When Jeanette Vizguerra entered sanctuary in the First Unitarian Society church in Denver on Wednesday, Feb. 15, she brought national attention to a growing movement of activists and faith communities around the country working to protect undocumented immigrants facing rising deportation rates and anti-immigrant rhetoric over the last several years. But while the new Trump administration continues to roll out aggressive policies, broadening removal priorities and vowing to deport millions of people from the country, Jeanette has been fighting for immigrant rights for almost a decade. And considering sanctuary since 2013.
“This problem has always been there,” Jeanette says. “The difference is that Obama put some make-up on it with a smile and Trump is doing it in a very cynical, blunt way. He’s being very clear about what he’s going to do and he’s doing it.”
As Jeanette told Boulder Weekly in August 2015, she immigrated to Colorado from Mexico City in 1997, after her husband, a bus driver, was threatened at gunpoint multiple times. The mother of four and grandmother of three has been working tirelessly to stay in Denver with her family ever since her first run-in with immigration in 2009 when she was convicted of a misdemeanor for being in possession of false identity documents.
Although she was given a final deportation order in 2013, she has survived with six-month to year-long stays of removal, or temporary postponement granted by U.S. Immigration and Customs Enforcement (ICE). All through the process, she’s been a catalyst in Colorado’s burgeoning sanctuary movement, asking faith communities to commit to providing safe places where people can stay while fighting their immigration cases.
In December 2016, Jeanette applied early for another stay of removal while she awaits the processing of her U Visa application. A U Visa is a pathway to citizenship available to people who have been victims of violent crime (like Jeanette more than a decade ago) and who are assisting law enforcement in the prosecution of that crime. She applied for an extended stay of removal early in hopes that it would be processed before Trump’s Jan. 20 inauguration, and before her current one ran out on Feb. 7.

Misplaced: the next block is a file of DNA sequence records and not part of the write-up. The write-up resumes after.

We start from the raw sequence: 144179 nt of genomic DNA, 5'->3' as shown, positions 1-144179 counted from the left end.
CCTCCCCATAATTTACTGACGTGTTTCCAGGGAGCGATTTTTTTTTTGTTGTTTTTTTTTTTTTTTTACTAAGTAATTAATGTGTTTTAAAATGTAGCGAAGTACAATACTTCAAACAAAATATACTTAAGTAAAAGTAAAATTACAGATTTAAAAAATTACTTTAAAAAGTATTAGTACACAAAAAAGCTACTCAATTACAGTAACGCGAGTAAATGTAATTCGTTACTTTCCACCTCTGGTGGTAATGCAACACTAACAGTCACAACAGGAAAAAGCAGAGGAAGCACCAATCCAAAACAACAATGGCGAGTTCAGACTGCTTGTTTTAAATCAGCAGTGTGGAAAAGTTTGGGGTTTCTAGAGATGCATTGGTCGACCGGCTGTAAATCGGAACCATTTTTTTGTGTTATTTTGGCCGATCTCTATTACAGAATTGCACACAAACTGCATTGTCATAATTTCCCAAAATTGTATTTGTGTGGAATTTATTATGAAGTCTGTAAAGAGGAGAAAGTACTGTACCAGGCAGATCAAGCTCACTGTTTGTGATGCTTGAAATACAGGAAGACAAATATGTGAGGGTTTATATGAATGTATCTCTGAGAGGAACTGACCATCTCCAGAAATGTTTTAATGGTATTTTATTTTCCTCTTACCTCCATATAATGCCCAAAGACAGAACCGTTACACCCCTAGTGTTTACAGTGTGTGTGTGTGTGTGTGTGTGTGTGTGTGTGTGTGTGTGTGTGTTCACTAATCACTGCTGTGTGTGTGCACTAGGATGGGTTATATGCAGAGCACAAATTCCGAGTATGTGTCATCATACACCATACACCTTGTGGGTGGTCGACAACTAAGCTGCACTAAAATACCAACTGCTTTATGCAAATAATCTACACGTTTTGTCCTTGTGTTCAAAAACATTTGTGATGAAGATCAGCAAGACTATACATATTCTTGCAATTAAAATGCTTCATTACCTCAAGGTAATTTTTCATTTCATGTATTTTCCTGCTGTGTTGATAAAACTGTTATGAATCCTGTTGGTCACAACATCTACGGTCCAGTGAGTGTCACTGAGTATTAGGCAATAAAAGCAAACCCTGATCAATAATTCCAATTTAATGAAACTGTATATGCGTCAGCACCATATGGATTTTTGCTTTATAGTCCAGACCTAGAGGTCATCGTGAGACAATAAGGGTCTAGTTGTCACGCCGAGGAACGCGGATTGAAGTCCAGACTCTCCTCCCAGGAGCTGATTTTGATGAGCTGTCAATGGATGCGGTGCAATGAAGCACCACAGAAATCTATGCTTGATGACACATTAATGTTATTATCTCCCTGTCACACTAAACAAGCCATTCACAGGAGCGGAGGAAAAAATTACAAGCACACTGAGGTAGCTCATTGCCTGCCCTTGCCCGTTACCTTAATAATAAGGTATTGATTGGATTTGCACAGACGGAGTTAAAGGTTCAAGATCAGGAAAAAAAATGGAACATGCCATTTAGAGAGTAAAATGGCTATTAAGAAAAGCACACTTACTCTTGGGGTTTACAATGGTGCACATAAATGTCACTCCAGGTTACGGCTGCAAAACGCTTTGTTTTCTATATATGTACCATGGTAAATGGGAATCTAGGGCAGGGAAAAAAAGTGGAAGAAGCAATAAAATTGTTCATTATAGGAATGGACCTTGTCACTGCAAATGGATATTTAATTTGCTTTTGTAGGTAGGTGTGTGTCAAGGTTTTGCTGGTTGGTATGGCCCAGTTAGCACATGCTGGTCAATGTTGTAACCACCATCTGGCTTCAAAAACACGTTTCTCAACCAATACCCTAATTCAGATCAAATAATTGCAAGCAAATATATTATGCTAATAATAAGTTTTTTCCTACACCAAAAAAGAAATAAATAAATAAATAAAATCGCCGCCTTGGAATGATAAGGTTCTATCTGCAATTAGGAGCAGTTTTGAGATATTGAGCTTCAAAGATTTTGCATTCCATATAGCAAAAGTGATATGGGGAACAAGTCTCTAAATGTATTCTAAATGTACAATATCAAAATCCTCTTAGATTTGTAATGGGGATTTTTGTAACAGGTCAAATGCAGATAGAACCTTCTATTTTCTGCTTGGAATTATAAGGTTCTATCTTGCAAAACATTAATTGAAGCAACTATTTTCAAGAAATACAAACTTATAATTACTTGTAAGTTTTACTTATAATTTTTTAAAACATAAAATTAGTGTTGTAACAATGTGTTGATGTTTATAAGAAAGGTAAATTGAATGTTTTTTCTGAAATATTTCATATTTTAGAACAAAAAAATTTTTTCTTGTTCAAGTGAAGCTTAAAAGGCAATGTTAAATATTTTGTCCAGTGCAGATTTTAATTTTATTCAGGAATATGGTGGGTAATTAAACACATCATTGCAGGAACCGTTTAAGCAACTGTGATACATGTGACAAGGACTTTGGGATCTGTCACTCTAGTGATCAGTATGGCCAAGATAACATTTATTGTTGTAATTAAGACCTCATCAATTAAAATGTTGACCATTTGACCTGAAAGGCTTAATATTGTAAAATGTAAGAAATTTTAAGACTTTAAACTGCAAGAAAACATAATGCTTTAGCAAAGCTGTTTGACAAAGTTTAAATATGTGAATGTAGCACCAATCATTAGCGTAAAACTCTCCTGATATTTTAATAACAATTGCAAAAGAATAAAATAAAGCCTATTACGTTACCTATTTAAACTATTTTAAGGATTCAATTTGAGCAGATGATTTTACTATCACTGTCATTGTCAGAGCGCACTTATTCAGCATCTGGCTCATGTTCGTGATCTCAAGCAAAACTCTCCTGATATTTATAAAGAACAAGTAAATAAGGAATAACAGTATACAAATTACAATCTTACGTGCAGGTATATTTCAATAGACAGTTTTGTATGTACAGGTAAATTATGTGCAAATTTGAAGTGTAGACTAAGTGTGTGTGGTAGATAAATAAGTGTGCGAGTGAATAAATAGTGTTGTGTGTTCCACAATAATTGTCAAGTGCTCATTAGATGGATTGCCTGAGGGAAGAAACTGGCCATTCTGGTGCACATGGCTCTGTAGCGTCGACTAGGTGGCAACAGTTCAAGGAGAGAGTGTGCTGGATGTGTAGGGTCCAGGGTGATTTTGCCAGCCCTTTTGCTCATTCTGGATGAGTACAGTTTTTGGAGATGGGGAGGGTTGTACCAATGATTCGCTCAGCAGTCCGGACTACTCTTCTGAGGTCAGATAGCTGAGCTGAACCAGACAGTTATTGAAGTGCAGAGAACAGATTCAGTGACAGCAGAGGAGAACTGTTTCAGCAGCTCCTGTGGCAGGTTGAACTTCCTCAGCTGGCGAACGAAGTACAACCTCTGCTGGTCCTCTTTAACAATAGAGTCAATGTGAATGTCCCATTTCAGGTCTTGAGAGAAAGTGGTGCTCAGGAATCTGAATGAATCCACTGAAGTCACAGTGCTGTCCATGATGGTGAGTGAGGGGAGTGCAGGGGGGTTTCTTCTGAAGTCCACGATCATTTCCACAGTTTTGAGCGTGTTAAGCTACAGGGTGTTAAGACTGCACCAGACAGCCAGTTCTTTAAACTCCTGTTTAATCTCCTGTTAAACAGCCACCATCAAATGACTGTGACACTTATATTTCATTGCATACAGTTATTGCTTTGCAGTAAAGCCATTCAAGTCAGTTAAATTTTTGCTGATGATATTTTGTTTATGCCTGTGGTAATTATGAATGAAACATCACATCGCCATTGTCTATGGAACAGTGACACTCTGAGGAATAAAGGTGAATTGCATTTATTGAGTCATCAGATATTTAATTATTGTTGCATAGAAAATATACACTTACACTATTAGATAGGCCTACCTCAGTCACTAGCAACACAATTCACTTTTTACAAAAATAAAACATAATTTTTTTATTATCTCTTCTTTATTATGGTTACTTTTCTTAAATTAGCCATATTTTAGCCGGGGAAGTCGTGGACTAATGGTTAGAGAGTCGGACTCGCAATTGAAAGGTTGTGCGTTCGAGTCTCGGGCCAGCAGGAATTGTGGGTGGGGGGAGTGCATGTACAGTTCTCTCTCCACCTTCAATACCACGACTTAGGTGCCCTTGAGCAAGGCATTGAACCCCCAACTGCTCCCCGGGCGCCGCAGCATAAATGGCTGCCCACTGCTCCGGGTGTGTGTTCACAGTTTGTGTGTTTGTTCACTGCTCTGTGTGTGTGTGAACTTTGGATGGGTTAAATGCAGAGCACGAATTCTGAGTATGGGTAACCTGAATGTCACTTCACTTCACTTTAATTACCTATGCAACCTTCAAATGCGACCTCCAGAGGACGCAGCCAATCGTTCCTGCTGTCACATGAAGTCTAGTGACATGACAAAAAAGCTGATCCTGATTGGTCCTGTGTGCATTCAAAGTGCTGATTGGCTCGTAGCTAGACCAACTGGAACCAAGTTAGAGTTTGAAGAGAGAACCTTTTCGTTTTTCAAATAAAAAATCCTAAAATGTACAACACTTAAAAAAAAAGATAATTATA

But as that date came and went, and with no response from ICE before her scheduled check-in with the agency on Feb. 15, she started thinking about entering sanctuary. If she had any doubts about making that difficult decision, they vanished when friends told her about Guadalupe Garcia de Rayos’ removal in Arizona. Guadalupe, mother of two, was deported at her scheduled ICE check-in — something she had done without incident since 2013 — on Wednesday, Feb. 8. In the aftermath of President Trump’s executive orders on immigration and border security, Jeanette feared she would be next.
“I usually get this gut feeling when I know things aren’t going to be OK,” Jeanette says from her new, hopefully temporary, home in a brightly painted room in the basement of the First Unitarian Society where she took sanctuary.
Before we sit down to talk, Jeanette chooses a few items from a table full of food that has been dropped off for her — tortillas, rice, canned soup and an entire tray of Cup Noodles. She jokes about setting up a calendar for food drop off that extends several months “because in three months people will forget I’m here,” she says.